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(Reference retrieved automatically from Web of Science through information on FAPESP grant and its corresponding number as mentioned in the publication by the authors.)

cceptance and commitment therapy-based behavioral intervention for insomnia: a pilot randomized controlled tria

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El Rafihi-Ferreira, Renatha [1] ; Morin, Charles M. [2] ; Toscanini, Andrea C. [1] ; Lotufo, Francisco [3] ; Brasil, Israel S. [1] ; Gallinaro, Joao G. [1] ; Borges, Daniel Suzuki [1] ; Conway, Silvia G. [1] ; Hasan, Rosa [1]
Total Authors: 9
[1] Univ Sao Paulo, Hosp Clin, Fac Med, Inst Psiquiatria, Ambulatorio Sono, Sao Paulo, SP - Brazil
[2] Univ Laval, Ecole Psychol, Ste Foy, PQ - Canada
[3] Univ Sao Paulo, Fac Med, Inst Psiquiatria, Hosp Clin, Sao Paulo, SP - Brazil
Total Affiliations: 3
Document type: Journal article
Source: Revista Brasileira de Psiquiatria; v. 43, n. 5, p. 504-509, SEP-OCT 2021.
Web of Science Citations: 1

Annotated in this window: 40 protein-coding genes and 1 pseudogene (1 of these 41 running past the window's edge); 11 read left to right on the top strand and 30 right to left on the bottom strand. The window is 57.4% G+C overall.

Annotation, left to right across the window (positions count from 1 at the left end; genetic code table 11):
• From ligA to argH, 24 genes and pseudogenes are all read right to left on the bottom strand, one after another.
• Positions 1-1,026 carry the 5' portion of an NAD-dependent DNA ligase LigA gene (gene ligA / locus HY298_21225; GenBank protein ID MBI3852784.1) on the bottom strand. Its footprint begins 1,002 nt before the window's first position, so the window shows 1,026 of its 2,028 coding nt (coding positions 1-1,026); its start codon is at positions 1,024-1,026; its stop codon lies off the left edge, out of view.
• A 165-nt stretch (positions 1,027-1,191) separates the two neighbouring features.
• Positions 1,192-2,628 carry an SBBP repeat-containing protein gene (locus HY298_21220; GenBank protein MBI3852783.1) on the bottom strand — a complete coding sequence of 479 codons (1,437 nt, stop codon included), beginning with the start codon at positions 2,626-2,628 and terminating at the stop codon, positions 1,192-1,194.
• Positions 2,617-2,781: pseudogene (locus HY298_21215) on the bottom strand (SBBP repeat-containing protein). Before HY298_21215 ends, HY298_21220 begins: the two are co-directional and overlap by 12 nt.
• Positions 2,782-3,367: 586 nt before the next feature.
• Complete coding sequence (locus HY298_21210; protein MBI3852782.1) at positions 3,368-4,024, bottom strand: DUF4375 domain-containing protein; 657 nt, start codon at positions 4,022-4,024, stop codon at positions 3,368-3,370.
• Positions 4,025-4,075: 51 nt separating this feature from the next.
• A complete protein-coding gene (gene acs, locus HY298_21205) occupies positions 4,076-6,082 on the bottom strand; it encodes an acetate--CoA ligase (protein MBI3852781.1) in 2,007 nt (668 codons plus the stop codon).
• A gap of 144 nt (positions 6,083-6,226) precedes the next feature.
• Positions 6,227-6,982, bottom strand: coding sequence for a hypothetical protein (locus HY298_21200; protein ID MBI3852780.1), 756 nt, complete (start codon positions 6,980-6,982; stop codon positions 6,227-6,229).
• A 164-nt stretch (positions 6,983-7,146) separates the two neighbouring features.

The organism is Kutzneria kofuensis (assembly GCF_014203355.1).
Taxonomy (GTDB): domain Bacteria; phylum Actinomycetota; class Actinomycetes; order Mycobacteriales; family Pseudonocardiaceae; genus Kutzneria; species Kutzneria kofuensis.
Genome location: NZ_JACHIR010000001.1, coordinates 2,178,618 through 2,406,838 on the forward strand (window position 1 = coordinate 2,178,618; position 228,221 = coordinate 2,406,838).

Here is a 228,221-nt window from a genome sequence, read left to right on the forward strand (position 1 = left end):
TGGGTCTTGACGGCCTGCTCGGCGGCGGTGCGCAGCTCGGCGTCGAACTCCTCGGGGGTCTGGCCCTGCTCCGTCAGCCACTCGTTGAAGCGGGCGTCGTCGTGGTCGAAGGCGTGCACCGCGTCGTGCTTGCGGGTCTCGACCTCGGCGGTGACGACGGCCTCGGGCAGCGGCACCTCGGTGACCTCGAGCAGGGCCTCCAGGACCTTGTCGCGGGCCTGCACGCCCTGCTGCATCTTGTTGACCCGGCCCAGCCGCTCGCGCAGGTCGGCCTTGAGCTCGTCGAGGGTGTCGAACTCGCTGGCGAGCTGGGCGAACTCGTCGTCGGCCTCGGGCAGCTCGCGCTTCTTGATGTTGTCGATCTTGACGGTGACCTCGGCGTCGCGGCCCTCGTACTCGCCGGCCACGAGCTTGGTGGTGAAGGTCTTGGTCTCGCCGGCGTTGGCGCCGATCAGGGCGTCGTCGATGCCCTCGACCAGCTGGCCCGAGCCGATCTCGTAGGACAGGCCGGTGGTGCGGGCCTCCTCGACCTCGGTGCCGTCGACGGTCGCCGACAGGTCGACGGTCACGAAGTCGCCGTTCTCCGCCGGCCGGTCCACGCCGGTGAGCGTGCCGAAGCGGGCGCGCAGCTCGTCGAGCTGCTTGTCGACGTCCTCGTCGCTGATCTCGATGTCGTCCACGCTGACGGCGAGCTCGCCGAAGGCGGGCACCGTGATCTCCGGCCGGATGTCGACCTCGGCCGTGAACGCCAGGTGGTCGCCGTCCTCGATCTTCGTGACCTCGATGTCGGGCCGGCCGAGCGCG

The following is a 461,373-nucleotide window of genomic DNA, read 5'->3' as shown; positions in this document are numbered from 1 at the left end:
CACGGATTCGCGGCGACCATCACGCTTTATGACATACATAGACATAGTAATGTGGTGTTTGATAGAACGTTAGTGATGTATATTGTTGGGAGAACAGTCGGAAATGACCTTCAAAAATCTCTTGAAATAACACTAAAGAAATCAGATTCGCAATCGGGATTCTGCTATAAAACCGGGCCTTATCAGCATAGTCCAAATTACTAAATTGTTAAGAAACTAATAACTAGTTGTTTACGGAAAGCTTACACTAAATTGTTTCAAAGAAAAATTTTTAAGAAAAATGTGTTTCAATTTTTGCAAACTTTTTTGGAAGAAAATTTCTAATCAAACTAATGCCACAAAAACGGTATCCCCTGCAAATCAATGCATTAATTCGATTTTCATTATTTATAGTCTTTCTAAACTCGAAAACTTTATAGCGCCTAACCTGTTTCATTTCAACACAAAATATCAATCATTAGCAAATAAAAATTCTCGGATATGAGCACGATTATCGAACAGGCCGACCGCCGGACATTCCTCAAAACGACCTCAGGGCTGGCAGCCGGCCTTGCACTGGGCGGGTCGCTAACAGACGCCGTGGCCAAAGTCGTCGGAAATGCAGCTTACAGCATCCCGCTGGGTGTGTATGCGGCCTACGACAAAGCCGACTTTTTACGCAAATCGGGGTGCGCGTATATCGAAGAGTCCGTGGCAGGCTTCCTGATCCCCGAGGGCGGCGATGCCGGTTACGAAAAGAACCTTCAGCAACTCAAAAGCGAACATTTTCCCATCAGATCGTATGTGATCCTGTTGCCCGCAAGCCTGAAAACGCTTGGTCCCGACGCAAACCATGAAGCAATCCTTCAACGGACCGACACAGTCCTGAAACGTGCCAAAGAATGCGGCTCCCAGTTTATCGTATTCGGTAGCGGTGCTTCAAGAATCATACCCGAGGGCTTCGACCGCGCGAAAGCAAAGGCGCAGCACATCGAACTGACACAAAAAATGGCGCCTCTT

Objective: To evaluate a protocol for acceptance and commitment therapy-based behavioral intervention for insomnia (ACT-BBI-I) in adults compared to cognitive behavioral therapy for insomnia (CBT-I). Methods: Forty-five adults with chronic insomnia were randomized to ACT-BBI-I or CBT-I. Both interventions were performed in six weekly group sessions. The common treatment elements in both protocols included stimulus control and sleep restriction. CBT-I is focused on the cognitive restructuring of maladaptive beliefs about sleep and the daytime effects of insomnia. ACT-BBI-I focuses on therapeutic processes of acceptance, availability, values, defusion, and commitment. The results were evaluated through the following instruments: a sleep diary, the Insomnia Severity Index, the Epworth Sleepiness Scale, the Hospital Anxiety and Depression Scale, the Acceptance and Action Questionnaire-II, and the Dysfunctional Beliefs and Attitudes about Sleep scale. Results: Both interventions had a significant positive impact on sleep patterns, insomnia, anxiety, beliefs about sleep, and psychological flexibility. All improvement was maintained at the 6-month follow-up. Conclusion: The results suggest that integrating principles of ACT with behavioral techniques may be useful for treating insomnia. Further research should identify whether the principles of ACT result in added effectiveness compared to behavioral components alone. (AU)

FAPESP's process: 19/25537-3 - Acceptance and commitment therapy for insomnnia
Grantee:Renatha El Rafihi Ferreira
Support Opportunities: Scholarships in Brazil - Young Researchers